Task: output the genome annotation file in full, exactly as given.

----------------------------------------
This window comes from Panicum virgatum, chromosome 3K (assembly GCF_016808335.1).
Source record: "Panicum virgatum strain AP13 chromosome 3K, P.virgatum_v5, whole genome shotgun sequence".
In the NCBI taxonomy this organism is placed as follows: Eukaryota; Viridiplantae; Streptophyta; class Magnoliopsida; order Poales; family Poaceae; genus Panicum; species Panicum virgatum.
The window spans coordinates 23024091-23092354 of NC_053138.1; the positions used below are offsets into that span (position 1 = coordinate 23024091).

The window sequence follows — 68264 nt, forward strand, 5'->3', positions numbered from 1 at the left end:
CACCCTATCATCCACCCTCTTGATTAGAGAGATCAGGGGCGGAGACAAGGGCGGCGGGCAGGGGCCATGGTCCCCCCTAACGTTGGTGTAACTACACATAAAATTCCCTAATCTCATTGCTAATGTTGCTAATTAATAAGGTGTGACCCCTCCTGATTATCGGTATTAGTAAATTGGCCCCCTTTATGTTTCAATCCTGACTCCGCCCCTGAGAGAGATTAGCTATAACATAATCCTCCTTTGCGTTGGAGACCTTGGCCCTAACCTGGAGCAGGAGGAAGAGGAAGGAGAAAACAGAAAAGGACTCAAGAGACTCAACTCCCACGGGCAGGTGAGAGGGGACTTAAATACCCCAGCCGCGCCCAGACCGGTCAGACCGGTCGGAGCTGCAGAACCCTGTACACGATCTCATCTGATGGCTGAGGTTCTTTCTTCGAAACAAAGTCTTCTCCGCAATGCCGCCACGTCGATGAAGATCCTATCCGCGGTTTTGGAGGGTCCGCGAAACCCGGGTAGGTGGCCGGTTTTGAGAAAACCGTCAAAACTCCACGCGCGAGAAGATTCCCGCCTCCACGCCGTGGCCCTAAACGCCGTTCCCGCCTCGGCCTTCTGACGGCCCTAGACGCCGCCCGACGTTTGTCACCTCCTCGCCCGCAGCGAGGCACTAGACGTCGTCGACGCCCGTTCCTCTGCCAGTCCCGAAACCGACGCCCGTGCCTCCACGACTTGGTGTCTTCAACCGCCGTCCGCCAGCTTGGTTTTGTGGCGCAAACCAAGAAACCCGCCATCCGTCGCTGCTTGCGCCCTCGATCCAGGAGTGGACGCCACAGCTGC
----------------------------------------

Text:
This window comes from Panicum virgatum, chromosome 3K (assembly GCF_016808335.1).
Source record: "Panicum virgatum strain AP13 chromosome 3K, P.virgatum_v5, whole genome shotgun sequence".
In the NCBI taxonomy this organism is placed as follows: Eukaryota; Viridiplantae; Streptophyta; class Magnoliopsida; order Poales; family Poaceae; genus Panicum; species Panicum virgatum.
The window spans coordinates 23024091-23092354 of NC_053138.1; the positions used below are offsets into that span (position 1 = coordinate 23024091).

The window sequence follows — 68264 nt, forward strand, 5'->3', positions numbered from 1 at the left end:
CACCCTATCATCCACCCTCTTGATTAGAGAGATCAGGGGCGGAGACAAGGGCGGCGGGCAGGGGCCATGGTCCCCCCTAACGTTGGTGTAACTACACATAAAATTCCCTAATCTCATTGCTAATGTTGCTAATTAATAAGGTGTGACCCCTCCTGATTATCGGTATTAGTAAATTGGCCCCCTTTATGTTTCAATCCTGACTCCGCCCCTGAGAGAGATTAGCTATAACATAATCCTCCTTTGCGTTGGAGACCTTGGCCCTAACCTGGAGCAGGAGGAAGAGGAAGGAGAAAACAGAAAAGGACTCAAGAGACTCAACTCCCACGGGCAGGTGAGAGGGGACTTAAATACCCCAGCCGCGCCCAGACCGGTCAGACCGGTCGGAGCTGCAGAACCCTGTACACGATCTCATCTGATGGCTGAGGTTCTTTCTTCGAAACAAAGTCTTCTCCGCAATGCCGCCACGTCGATGAAGATCCTATCCGCGGTTTTGGAGGGTCCGCGAAACCCGGGTAGGTGGCCGGTTTTGAGAAAACCGTCAAAACTCCACGCGCGAGAAGATTCCCGCCTCCACGCCGTGGCCCTAAACGCCGTTCCCGCCTCGGCCTTCTGACGGCCCTAGACGCCGCCCGACGTTTGTCACCTCCTCGCCCGCAGCGAGGCACTAGACGTCGTCGACGCCCGTTCCTCTGCCAGTCCCGAAACCGACGCCCGTGCCTCCACGACTTGGTGTCTTCAACCGCCGTCCGCCAGCTTGGTTTTGTGGCGCAAACCAAGAAACCCGCCATCCGTCGCTGCTTGCGCCCTCGATCCAGGAGTGGACGCCACAGCTGC